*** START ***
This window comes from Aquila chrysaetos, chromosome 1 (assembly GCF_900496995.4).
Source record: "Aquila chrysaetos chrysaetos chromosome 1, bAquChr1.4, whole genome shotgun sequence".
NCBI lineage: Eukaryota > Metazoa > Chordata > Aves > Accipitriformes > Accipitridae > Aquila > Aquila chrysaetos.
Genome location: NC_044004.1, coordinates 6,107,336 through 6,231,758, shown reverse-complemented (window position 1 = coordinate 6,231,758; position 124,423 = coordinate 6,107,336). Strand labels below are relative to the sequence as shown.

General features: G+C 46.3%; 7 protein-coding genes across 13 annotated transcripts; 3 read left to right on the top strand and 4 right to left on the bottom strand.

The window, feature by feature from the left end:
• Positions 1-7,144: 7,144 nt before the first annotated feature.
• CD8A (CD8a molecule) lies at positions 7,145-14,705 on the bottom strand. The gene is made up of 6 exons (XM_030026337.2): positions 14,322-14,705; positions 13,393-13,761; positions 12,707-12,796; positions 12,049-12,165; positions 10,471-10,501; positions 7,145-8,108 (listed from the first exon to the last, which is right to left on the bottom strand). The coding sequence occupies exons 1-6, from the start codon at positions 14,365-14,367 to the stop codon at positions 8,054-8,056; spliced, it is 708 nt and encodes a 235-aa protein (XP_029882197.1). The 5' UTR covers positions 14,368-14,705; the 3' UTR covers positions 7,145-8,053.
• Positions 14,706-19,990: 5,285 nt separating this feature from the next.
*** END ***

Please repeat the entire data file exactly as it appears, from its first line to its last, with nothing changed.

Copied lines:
This window comes from Aquila chrysaetos, chromosome 1 (assembly GCF_900496995.4).
Source record: "Aquila chrysaetos chrysaetos chromosome 1, bAquChr1.4, whole genome shotgun sequence".
NCBI lineage: Eukaryota > Metazoa > Chordata > Aves > Accipitriformes > Accipitridae > Aquila > Aquila chrysaetos.
Genome location: NC_044004.1, coordinates 6,107,336 through 6,231,758, shown reverse-complemented (window position 1 = coordinate 6,231,758; position 124,423 = coordinate 6,107,336). Strand labels below are relative to the sequence as shown.

General features: G+C 46.3%; 7 protein-coding genes across 13 annotated transcripts; 3 read left to right on the top strand and 4 right to left on the bottom strand.

The window, feature by feature from the left end:
• Positions 1-7,144: 7,144 nt before the first annotated feature.
• CD8A (CD8a molecule) lies at positions 7,145-14,705 on the bottom strand. The gene is made up of 6 exons (XM_030026337.2): positions 14,322-14,705; positions 13,393-13,761; positions 12,707-12,796; positions 12,049-12,165; positions 10,471-10,501; positions 7,145-8,108 (listed from the first exon to the last, which is right to left on the bottom strand). The coding sequence occupies exons 1-6, from the start codon at positions 14,365-14,367 to the stop codon at positions 8,054-8,056; spliced, it is 708 nt and encodes a 235-aa protein (XP_029882197.1). The 5' UTR covers positions 14,368-14,705; the 3' UTR covers positions 7,145-8,053.
• Positions 14,706-19,990: 5,285 nt separating this feature from the next.